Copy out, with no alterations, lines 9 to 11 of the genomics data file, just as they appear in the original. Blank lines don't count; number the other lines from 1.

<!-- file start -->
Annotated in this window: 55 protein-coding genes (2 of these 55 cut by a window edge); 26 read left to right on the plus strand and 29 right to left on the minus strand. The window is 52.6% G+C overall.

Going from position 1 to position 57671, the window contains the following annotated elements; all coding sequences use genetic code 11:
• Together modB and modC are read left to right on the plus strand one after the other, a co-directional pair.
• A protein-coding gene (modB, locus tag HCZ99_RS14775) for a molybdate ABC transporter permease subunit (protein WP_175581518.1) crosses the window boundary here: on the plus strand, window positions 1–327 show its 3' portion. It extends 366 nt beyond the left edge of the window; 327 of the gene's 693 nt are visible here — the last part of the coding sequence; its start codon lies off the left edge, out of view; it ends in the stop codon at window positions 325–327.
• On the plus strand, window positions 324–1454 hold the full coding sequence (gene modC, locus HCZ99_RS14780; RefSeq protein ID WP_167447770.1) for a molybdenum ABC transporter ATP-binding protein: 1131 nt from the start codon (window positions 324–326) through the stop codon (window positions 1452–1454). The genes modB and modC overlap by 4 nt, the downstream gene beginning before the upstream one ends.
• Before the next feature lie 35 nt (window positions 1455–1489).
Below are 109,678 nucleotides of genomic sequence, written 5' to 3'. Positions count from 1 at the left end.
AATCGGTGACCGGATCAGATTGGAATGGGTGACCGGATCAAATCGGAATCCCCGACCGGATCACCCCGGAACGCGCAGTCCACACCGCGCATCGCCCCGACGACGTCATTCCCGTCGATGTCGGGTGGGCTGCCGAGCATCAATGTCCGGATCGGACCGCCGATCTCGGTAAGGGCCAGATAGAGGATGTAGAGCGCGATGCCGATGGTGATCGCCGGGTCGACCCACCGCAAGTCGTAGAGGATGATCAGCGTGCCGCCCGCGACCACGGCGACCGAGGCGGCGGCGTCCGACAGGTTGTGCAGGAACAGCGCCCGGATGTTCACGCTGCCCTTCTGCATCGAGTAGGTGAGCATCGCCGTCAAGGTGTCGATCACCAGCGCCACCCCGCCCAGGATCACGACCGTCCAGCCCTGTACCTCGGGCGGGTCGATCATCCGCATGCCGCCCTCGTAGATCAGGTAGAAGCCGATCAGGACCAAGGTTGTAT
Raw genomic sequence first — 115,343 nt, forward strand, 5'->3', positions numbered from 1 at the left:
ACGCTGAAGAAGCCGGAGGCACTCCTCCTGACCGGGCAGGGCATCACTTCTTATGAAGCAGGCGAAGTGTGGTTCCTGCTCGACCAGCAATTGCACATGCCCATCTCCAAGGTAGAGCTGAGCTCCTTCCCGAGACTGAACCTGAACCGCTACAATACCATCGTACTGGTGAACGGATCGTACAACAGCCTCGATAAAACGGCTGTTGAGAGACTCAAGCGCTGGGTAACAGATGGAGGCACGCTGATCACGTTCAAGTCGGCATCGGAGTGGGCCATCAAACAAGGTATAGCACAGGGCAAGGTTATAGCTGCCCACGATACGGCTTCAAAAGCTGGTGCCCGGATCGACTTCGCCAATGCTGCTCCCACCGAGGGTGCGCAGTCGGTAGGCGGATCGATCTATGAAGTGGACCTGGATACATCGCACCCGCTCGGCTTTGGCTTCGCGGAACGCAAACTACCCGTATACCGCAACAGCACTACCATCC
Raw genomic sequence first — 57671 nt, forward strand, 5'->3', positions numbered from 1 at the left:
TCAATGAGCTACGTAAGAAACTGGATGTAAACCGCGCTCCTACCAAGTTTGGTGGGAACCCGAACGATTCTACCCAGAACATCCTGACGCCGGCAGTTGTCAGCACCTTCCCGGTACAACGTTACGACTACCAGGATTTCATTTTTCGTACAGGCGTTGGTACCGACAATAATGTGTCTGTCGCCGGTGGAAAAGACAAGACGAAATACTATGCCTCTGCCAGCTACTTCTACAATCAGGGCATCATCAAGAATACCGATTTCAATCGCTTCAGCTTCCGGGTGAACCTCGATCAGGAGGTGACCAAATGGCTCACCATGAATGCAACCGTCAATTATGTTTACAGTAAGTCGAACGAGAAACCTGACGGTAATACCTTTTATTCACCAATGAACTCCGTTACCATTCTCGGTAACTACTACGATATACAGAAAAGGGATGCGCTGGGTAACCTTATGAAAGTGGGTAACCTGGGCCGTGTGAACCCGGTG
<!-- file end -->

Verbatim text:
Raw genomic sequence first — 115,343 nt, forward strand, 5'->3', positions numbered from 1 at the left:
ACGCTGAAGAAGCCGGAGGCACTCCTCCTGACCGGGCAGGGCATCACTTCTTATGAAGCAGGCGAAGTGTGGTTCCTGCTCGACCAGCAATTGCACATGCCCATCTCCAAGGTAGAGCTGAGCTCCTTCCCGAGACTGAACCTGAACCGCTACAATACCATCGTACTGGTGAACGGATCGTACAACAGCCTCGATAAAACGGCTGTTGAGAGACTCAAGCGCTGGGTAACAGATGGAGGCACGCTGATCACGTTCAAGTCGGCATCGGAGTGGGCCATCAAACAAGGTATAGCACAGGGCAAGGTTATAGCTGCCCACGATACGGCTTCAAAAGCTGGTGCCCGGATCGACTTCGCCAATGCTGCTCCCACCGAGGGTGCGCAGTCGGTAGGCGGATCGATCTATGAAGTGGACCTGGATACATCGCACCCGCTCGGCTTTGGCTTCGCGGAACGCAAACTACCCGTATACCGCAACAGCACTACCATCC
Raw genomic sequence first — 57671 nt, forward strand, 5'->3', positions numbered from 1 at the left: